Ingram felt he was doing the “lord’s work” by
recruiting good men for the opportunity to escape the
South for a good paying job in Beloit. (Ingram,
Recruiting the South was a dangerous venture by
McCord and Ingram. Many southern states had laws
against recruiting in the South. Ingram recalls that his
family did not want him to go South and recruit and
that the law in the South was if a man was “caught
taking labor across the Ohio River it was a $500 fine
and given as much time [in jail] as the judge wanted to
give.” Ultimately Ingram and McCord stopped
recruiting after witnessing a mob lynching in
Memphis, Tennessee. (Ingram, 1976) Ingram is
pictured below in 1920 with his wife Daisy.
J.D. Stevenson in his office at the
Edgewater YMCA, circa 1920
Edgewater YMCA Billiards Room, circa
Limited Opportunity and Post-War
The sad reality for many Black migrants to Beloit was that they had limited room for
advancement. The only jobs available to Blacks in Beloit were in Foundries as unskilled
laborers. According to Neal Harris many educated Blacks simply choose to leave for Beloit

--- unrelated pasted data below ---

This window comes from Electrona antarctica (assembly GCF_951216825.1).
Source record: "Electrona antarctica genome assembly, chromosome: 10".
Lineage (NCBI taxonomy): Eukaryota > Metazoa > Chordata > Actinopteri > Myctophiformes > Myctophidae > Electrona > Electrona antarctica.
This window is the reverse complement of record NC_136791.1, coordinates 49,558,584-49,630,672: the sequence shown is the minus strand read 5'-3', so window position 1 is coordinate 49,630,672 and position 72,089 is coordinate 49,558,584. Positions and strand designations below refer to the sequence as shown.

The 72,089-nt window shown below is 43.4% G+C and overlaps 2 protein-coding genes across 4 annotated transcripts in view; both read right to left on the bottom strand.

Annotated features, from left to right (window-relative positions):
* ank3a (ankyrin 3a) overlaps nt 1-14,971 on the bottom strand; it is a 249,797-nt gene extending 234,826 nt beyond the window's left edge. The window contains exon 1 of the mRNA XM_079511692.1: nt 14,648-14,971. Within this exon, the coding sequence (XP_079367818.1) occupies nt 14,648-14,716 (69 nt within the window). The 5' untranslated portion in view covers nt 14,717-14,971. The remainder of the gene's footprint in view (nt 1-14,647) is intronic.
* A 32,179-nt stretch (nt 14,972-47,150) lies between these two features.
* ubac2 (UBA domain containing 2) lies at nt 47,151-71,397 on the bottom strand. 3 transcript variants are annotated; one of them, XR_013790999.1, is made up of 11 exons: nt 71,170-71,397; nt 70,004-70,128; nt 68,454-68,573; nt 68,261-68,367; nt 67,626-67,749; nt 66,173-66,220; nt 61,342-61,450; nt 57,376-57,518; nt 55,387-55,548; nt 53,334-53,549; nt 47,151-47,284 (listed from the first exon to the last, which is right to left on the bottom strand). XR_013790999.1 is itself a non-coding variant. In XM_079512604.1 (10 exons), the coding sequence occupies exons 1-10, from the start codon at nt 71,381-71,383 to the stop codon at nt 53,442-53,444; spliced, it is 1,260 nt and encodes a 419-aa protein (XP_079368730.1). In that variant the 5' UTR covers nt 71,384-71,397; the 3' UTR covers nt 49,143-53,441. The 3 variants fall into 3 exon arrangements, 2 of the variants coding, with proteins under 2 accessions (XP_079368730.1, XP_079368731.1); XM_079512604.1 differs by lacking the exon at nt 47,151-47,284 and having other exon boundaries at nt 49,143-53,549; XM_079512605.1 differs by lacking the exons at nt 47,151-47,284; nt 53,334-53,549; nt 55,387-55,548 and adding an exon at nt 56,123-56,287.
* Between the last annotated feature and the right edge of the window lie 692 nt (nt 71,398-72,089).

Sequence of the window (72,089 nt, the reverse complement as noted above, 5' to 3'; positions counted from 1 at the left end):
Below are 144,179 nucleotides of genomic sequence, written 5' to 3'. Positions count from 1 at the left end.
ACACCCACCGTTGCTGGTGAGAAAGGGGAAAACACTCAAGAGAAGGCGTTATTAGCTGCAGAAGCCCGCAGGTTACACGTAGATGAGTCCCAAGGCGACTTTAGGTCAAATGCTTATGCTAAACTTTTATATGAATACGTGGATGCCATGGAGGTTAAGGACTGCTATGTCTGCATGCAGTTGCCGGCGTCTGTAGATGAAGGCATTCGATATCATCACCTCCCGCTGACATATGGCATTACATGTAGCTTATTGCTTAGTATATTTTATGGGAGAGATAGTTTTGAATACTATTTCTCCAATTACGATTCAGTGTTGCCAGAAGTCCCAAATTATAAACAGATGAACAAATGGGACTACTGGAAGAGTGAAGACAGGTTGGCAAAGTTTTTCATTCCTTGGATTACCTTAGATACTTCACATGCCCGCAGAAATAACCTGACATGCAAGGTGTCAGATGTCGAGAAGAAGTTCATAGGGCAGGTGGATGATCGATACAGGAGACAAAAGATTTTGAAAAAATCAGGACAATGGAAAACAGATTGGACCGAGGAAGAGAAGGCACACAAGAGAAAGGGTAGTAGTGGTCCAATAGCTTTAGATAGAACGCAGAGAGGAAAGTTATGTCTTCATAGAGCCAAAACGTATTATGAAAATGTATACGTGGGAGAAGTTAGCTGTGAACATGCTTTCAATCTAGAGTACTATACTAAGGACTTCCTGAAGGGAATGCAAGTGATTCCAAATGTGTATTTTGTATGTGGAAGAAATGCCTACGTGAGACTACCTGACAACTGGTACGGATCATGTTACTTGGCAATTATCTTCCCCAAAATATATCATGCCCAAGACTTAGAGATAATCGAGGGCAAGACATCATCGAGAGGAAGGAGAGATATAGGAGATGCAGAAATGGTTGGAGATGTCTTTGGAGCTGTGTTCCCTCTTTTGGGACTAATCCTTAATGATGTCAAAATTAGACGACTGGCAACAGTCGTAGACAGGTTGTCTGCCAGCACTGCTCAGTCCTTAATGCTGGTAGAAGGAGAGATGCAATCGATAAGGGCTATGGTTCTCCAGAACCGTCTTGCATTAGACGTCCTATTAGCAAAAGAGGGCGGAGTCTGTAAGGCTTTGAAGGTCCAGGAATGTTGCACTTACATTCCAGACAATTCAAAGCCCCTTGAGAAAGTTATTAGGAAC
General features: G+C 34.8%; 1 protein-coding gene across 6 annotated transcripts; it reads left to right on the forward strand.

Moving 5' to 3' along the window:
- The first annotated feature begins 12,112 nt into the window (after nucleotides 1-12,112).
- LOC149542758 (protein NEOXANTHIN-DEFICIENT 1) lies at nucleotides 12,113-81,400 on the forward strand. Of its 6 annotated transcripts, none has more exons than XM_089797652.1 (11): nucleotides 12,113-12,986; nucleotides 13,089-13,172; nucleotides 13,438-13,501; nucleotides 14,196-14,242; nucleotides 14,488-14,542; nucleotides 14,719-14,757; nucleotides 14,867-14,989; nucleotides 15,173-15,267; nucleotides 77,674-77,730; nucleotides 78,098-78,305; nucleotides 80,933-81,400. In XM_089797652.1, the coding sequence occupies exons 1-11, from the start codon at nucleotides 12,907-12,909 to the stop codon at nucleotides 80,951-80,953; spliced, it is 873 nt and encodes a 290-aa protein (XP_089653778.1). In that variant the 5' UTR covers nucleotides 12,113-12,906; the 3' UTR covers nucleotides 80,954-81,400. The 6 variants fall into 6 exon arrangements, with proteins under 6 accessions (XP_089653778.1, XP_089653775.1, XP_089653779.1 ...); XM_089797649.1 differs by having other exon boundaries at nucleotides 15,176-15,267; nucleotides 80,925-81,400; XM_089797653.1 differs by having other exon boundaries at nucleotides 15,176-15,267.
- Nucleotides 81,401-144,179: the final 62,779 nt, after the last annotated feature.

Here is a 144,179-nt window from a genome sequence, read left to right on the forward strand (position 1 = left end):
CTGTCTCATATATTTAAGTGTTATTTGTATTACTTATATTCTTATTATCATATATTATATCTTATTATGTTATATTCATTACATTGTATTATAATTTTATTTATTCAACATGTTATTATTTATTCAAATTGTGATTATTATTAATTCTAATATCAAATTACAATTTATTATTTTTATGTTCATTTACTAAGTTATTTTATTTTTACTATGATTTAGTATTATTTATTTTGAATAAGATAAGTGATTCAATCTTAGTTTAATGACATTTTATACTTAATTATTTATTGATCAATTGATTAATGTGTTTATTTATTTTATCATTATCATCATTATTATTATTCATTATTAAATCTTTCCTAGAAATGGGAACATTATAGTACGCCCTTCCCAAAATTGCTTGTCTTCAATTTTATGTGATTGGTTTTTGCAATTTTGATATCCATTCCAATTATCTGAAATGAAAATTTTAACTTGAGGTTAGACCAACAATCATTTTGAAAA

for “open cities” such as Milwaukee or Chicago and it was common for skilled Black
laborers to seek advancement in the industrial sector in Detroit and Chicago rather then
remain in the Foundries of Beloit (Harris, 1976). Clarence L. Johnson who was a tailor by
trade from his education at Tuskegee choose to move to Milwaukee where he opened his
own tailoring business with his wife (Trotter 92, 1985). Those who remained in Beloit had
to deal with many struggles. The community leaders would pride themselves that their city
was not segregated because Blacks resided in every section of the city, yet within those
sections the Blacks were clustered together into “islands” where a low number of whites’s
resided (Omari 56, 1955). The school system was not segregated, yet Black students
experienced discrimination from other students and teachers as they tried to achieve their